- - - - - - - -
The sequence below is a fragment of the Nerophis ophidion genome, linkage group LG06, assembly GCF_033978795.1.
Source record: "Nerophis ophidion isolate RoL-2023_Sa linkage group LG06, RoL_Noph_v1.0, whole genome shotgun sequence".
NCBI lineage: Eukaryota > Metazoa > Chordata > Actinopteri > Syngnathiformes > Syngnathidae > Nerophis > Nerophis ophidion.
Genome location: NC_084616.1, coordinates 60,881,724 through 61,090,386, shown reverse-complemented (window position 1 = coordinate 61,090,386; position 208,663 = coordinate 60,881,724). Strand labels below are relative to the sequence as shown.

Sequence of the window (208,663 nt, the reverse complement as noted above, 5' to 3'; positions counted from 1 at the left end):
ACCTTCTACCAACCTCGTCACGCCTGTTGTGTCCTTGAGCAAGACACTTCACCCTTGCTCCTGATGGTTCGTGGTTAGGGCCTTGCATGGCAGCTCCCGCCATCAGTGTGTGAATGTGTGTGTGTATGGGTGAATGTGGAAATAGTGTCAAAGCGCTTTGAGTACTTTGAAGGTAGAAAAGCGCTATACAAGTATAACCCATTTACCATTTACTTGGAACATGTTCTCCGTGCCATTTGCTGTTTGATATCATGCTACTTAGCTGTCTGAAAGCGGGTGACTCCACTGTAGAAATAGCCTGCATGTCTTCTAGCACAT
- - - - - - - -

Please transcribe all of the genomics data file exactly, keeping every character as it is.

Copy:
The sequence below is a fragment of the Nerophis ophidion genome, linkage group LG06, assembly GCF_033978795.1.
Source record: "Nerophis ophidion isolate RoL-2023_Sa linkage group LG06, RoL_Noph_v1.0, whole genome shotgun sequence".
NCBI lineage: Eukaryota > Metazoa > Chordata > Actinopteri > Syngnathiformes > Syngnathidae > Nerophis > Nerophis ophidion.
Genome location: NC_084616.1, coordinates 60,881,724 through 61,090,386, shown reverse-complemented (window position 1 = coordinate 61,090,386; position 208,663 = coordinate 60,881,724). Strand labels below are relative to the sequence as shown.

Sequence of the window (208,663 nt, the reverse complement as noted above, 5' to 3'; positions counted from 1 at the left end):
ACCTTCTACCAACCTCGTCACGCCTGTTGTGTCCTTGAGCAAGACACTTCACCCTTGCTCCTGATGGTTCGTGGTTAGGGCCTTGCATGGCAGCTCCCGCCATCAGTGTGTGAATGTGTGTGTGTATGGGTGAATGTGGAAATAGTGTCAAAGCGCTTTGAGTACTTTGAAGGTAGAAAAGCGCTATACAAGTATAACCCATTTACCATTTACTTGGAACATGTTCTCCGTGCCATTTGCTGTTTGATATCATGCTACTTAGCTGTCTGAAAGCGGGTGACTCCACTGTAGAAATAGCCTGCATGTCTTCTAGCACAT